Nutrition myths are a pesky plague, difficult to dispel. One of them – skipping breakfast will make you fat – might well be on the way out. In two different articles this year (here and here), the New York Times has made its status as a myth completely clear. On the other hand, WebMD is still advising readers that “breakfast is the most important meal of the day.”
Apart from the peskiness of these myths is the problem of self-awareness by the people who perpetuate them. Both health reporters and nutrition professionals uncritically promote the results of observational studies as if they prove cause and effect. In 2008, the Times did just that in reporting that “skipping cereal and eggs” leads to “packing on pounds.” Presumably, they sold more papers with both sides of this story. The evidence never did support the claim.
More disturbing is how reporters and even some nutrition professionals justify the misreporting: Big Food made us do it. The New York Times opens one of its current reports on the breakfast myth by saying “the food industry has been promoting this claim for decades to sell breakfast cereal.”
Nutrition professionals and health reporters should be filters for factual information. Blaming Big Food is a lame excuse. The real problem is a lack of critical thinking. Making things worse, we sometimes see critical thinking dismissed as nihilism. “This is the best data we’ve got” is a rationalization we often hear. If you think this doesn’t happen just read a defense of using flawed self reports of energy intake.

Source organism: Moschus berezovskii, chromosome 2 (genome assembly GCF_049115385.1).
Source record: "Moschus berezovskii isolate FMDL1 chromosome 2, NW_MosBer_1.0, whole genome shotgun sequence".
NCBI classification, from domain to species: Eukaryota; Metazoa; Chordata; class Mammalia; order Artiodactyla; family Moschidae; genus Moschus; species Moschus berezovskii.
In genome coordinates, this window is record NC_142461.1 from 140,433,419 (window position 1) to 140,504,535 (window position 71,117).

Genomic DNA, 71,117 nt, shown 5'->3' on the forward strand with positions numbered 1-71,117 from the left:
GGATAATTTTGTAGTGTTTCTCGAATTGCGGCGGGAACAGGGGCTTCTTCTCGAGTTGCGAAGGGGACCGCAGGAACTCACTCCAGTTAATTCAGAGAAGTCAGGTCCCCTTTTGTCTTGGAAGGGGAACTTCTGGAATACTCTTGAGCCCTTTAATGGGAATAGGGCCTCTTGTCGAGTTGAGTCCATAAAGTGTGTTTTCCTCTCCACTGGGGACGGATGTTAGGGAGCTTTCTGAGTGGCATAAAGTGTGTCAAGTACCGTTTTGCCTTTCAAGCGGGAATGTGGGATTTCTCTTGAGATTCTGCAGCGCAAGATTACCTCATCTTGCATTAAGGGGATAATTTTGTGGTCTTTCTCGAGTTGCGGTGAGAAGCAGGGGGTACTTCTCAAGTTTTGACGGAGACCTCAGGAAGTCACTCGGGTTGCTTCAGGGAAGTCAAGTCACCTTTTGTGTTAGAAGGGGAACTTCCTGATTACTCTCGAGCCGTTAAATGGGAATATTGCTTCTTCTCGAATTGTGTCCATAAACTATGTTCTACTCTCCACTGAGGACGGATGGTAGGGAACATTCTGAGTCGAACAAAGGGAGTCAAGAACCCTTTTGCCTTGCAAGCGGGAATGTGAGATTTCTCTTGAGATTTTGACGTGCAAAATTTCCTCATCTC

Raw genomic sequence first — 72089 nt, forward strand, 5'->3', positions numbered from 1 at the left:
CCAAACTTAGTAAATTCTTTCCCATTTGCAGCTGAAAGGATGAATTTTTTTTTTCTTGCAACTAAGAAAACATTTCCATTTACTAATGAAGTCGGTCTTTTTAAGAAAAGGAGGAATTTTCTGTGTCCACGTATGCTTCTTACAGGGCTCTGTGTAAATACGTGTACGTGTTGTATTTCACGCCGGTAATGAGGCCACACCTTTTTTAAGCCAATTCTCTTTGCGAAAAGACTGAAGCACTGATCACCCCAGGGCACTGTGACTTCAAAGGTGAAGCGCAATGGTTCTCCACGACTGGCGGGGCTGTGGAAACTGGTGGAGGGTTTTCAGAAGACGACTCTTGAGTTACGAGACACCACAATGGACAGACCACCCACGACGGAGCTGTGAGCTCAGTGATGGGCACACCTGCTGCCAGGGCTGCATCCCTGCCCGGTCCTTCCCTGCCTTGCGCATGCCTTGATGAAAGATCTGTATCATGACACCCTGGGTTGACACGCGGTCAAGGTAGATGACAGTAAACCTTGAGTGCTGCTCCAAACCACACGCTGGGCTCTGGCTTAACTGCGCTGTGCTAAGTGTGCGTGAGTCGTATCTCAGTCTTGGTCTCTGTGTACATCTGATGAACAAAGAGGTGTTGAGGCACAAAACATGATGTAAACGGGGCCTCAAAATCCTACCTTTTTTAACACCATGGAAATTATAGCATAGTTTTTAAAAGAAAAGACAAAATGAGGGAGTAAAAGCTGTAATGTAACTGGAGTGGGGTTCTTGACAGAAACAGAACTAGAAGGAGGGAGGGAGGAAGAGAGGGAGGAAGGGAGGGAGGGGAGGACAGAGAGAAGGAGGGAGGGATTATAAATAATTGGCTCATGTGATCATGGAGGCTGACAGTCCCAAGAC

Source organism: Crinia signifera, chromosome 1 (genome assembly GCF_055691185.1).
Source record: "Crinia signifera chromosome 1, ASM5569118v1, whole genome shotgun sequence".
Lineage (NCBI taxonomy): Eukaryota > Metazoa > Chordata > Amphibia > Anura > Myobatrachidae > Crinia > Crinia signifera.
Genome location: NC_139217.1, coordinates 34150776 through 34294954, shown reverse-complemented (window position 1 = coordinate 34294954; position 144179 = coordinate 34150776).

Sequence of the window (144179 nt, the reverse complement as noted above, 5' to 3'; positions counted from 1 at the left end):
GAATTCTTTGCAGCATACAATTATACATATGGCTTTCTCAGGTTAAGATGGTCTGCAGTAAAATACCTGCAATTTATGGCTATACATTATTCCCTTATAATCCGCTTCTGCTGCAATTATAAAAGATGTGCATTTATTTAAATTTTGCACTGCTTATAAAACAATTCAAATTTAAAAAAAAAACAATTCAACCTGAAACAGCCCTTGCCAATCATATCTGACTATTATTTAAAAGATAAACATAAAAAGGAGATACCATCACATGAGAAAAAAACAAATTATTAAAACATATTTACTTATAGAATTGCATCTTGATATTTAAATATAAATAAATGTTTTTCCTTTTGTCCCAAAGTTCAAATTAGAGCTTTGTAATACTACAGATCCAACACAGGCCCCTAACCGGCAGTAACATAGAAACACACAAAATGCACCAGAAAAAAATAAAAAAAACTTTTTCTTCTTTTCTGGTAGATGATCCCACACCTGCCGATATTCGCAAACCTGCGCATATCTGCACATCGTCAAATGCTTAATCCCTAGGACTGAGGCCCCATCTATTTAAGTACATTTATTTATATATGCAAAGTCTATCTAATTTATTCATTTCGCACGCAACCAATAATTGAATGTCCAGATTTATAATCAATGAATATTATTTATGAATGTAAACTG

Seeing just one of these myths fade into the twilight is cause for celebration. But make no mistake, plenty of them remain. For starters, consider the disproven assertions that artificial sweeteners cause weight gain or breastfeeding prevents obesity. Despite all evidence to the contrary, many nutrition professionals repeat them and many journalists report them as facts.
Unless we all stick with the facts, we have no one to blame but ourselves for persistent nutrition myths.
Click here and here for more about scientific rigor and nutrition myths.
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